First, what I agree with. Having viewed and read science fiction since I was a small child I have been inspired to write science fiction stories. For most of my life, I’ve done this as a hobby, something I did as a form of expression, to tell stories to myself. Now, encouraged by my wife’s publications, I wish to take this hobby and turn it into something that I can share with others. One of my wife’s questions, she writes epic fantasies, was what specific subgenre I was writing in. Well, I never considered that because to me science fiction is just that, and to break it down to a subgenre, or a sub-sub-genre seemed to me to be a ludicrous idea. Why would I want to pigeonhole myself into a specific slot and limit my creativity? Why does a story need to be limited to a specific arbitrary group when it can be more than that? “Who’s your target audience?” she answered. So the idea is a marketing tool and not a real literary definition. I agree with Damien Walter in that science fiction, with its crossover into many media forms and influence is more of an artistic movement no different than, say, post-modernism. It is only defined into its narrow literary definition of “genre” and all its “subs” to make it easier for the people who market it. So, the difficulty in defining it comes from it not being a specific product.

Is science fiction speculative fiction? Yes, it can be. But is it speculation? Not necessarily so. If you take science fiction out of being a genre you can do so much more with it along other avenues of thought. Rod Serling’s ‘The Twilight Zone’ did this in many of their stories. It wasn’t always about the “if this now, this is where we’ll end up” but at times about “here we are, now take a good close look at it”. Science fiction is storytelling with one foot in reality and the other in fantasy. It is the combination of the imaginative and the rational into one narrative. Technology, physical phenomenon (e.g. time travel, black holes, etc.), and non-human encounters are aspects of the setting unless they are the protagonist/antagonist of the story. They do not define science fiction but are part of the framework. I think Damien Walter’s explanation of science fiction as the melding of the “Mythos/Logos” is very much true. It is storytelling using the abstract notion of creativity with the rationality of realism. It is a form of expression distinctly unique as in any other artistic movement, for a movement it is.

Is it entertainment? Now, here is where he and I disagree. The reason I want to be a published writer is not that I want fame or notoriety, or to make a butt-load of money but to tell a good story. Storytelling is one of the oldest endeavors that first evolved in humankind. Our ancestors told stories around the campfire to educate and, depending on the manner it was told, to entertain. You can make the daily hunt more interesting if you tell it in a certain way. Storytelling is entertainment and science fiction is or should be, about the story.

-A.M. Holmes


Transparency in Science

Scientific research, unlike how it’s portray on the screen, is a lot of work spending many weeks in just data collecting. After that, comes the many days compiling and evaluating the research.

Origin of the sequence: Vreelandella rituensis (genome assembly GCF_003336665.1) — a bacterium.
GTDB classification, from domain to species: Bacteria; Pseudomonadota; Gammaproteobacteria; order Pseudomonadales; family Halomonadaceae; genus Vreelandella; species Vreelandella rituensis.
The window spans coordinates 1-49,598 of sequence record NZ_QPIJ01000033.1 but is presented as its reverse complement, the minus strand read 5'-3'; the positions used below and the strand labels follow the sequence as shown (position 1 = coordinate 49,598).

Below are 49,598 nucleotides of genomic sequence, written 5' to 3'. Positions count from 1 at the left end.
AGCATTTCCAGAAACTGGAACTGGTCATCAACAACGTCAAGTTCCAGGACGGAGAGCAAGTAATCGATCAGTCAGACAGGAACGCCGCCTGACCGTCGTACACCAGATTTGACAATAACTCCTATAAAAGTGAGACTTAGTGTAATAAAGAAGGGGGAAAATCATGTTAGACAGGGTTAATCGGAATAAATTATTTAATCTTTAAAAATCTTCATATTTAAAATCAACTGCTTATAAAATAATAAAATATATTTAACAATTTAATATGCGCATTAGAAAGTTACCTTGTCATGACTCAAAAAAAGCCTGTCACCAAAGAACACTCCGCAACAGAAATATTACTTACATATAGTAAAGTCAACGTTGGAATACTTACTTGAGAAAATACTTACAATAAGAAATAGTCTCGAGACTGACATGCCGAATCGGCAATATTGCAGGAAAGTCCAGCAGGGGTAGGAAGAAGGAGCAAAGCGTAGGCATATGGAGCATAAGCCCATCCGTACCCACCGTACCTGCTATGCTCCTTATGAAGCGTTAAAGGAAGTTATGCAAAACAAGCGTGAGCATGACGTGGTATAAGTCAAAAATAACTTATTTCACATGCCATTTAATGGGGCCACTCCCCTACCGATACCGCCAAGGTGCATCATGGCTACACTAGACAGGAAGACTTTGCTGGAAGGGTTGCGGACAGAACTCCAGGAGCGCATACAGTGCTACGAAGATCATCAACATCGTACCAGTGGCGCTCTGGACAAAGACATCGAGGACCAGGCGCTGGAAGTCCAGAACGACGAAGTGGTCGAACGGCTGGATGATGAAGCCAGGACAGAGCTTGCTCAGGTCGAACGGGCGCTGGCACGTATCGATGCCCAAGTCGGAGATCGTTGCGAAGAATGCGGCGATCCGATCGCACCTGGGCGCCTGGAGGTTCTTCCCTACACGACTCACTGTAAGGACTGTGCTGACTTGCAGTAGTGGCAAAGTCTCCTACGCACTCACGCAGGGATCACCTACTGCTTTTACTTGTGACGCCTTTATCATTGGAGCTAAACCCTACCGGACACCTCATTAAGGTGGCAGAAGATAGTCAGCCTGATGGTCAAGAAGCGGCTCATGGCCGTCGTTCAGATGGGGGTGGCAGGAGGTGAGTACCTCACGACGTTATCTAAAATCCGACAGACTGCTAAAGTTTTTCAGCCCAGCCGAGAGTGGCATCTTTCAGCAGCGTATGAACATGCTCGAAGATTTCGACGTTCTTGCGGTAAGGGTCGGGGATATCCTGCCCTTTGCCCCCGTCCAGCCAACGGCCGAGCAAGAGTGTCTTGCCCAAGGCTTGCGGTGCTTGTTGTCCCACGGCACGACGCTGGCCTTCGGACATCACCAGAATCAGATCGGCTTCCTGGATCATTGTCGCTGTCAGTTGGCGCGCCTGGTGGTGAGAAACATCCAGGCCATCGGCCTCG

I have heard a lot on social media lately about how “scientific researchers are concealing information from the general public” that the scientific community are “colluding to inflate the number of those infected with the coronavirus to embarrass the president”, or that they are just lying about the results. These people say that there is a “lack of transparency” within the scientific community and that everything they say should be doubted. All of this comes from the lack of understanding of how research studies are reviewed before its publication and why peer review is so important.

For science to work there has to be transparency but sometimes you have to wait for the results to be evaluated and peer review. The general public has a problem understanding the last two, especially peer review. When a study is first presented it must be gone over by experts before publishing. This is not, as conspiracy nuts like to suggest, to protect the “Science Oligarchy” but to catch any missed errors in the methodology, data collecting, margin of error, and conclusion. A good study is one in which the data suggest something not quite as expected. If your research supports your hypothesis too strongly, one has to doubt the legitimacy of the methodology, data collection, or conclusion. This is why evaluation and peer review are important. When millions of dollars can sometimes ride on the correct results, it can be devastating to a group if there are mistakes in their study. Sometimes, and the news media like to report on these, some research groups have faked data, or cheated in their methodology to get the results they want. They are rare (100s of thousands of studies are done yearly) because most are caught during the review process. Getting caught cheating carries a heavy penalty. Not only do you lose your job, your reputation as a researcher and options for future work in the science field is permanently damaged.

Here are several recent Sars-Cov-2 vaccine studies. all you have to do is find where to look and read them. Oh, and most news media reporters do not have the time nor the technical know-how to figure out what these studies mean. These are the two leading vaccine studies most heard on the news lately. if you follow me you’d know I share the stuff.